Monday 23 October 2017

Vocal anti-pylon campaigner to enter European election race

Fianna Fail leader Micheal Martin
Fianna Fail leader Micheal Martin

Niall O'Connor, Political Correspondent

THE European election contest in Ireland South is set to be blown wide open after a leading anti-pylons campaigner confirmed that he is entering the race.

Kieran Hartley (40) looks set to be unveiled as a Fianna Fail candidate later this week after he accepted an offer from party leader Micheal Martin to be added to the ticket.

Mr Hartley has been one of the most vocal opponents to the Government's controversial pylons plans, which he claims will put the health of rural residents at risk.

Communications Minister Pat Rabbitte told Mr Hartley to "behave yourself" during a TV3 debate on pylons last month.

Mr Hartley's entry to the race will come as a shock to the government candidates already contesting Ireland South.

The father of two has been approached by a number of other political parties but accepted the offer from Fianna Fail at the weekend. He will now put his name forward for the Fianna Fail selection convention on Sunday, which is also being contested by party worker Adrian O'Higgins.


Speaking to the Irish Independent, Mr Hartley, who is Waterford-based, said his decision to run stemmed from the "palpable anger" and huge opposition to the pylon plans.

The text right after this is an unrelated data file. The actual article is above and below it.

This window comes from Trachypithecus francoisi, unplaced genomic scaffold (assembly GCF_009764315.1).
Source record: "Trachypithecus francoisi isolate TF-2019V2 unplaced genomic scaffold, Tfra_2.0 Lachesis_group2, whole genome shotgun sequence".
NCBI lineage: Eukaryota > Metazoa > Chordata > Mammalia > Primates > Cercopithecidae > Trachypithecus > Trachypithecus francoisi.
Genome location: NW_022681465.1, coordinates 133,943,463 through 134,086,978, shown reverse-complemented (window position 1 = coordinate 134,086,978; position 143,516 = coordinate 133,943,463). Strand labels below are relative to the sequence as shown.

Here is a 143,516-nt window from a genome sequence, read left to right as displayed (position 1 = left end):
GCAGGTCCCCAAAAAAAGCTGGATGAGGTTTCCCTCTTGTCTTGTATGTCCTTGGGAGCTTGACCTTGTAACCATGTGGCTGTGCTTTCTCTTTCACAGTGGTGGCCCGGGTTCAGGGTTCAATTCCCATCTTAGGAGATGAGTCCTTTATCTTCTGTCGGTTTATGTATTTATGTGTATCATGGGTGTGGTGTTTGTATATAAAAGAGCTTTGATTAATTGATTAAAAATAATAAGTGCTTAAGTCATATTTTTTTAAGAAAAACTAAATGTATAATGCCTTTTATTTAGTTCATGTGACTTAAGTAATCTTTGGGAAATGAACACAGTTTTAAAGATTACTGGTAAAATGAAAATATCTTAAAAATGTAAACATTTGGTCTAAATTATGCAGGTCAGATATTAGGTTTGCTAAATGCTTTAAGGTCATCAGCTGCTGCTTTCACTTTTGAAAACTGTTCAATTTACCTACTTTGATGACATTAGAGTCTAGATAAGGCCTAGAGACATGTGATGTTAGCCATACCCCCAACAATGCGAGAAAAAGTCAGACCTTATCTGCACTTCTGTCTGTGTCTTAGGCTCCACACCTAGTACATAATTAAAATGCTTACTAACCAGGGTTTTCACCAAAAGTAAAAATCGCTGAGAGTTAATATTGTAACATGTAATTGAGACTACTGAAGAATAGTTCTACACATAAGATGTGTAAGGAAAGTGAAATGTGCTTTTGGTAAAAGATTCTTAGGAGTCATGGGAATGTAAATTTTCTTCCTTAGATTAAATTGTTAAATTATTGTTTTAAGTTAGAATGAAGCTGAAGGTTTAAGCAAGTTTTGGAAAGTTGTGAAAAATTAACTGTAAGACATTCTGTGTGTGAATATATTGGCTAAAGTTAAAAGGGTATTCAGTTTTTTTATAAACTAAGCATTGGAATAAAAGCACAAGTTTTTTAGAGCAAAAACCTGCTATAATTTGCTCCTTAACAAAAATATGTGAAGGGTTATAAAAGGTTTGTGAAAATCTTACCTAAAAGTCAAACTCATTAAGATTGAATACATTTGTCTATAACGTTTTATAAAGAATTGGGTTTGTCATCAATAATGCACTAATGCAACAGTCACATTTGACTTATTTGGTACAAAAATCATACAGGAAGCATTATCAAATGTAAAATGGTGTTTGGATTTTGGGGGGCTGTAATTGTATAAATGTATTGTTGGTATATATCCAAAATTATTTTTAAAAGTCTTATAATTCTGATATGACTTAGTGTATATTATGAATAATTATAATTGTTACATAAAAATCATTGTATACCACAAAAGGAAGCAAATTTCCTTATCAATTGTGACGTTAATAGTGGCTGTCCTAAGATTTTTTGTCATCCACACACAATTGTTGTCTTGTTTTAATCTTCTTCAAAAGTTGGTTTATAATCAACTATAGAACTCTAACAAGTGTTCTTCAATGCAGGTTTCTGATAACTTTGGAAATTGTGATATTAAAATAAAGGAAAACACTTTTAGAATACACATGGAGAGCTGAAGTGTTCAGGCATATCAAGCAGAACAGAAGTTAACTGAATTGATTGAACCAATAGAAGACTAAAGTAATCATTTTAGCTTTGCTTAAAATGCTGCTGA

"This is a tall order for an ordinary person, however, I feel I have no choice but to put my name forward. I'm doing this for my children," he said.

"I've been approached by an overwhelming number of people on the ground who are so angry at this current Government and minister Rabbitte who do not want to listen to our concerns.

"I've seen the anger, it's absolutely palpable. While this is a daunting prospect, I believe I am the right person to bring this fight to a European stage."

Fine Gael has opted to run three candidates in the four-seat constituency. Sitting MEP Sean Kelly and senator Deirdre Clune were joined on the ticket by the party's youngest TD, Simon Harris.

And the emergence of the anti-pylons campaigner may damage the chances of Labour MEP Phil Prendergast, who has been vocal in her opposition to the power lines being erected overground.

Irish Independent

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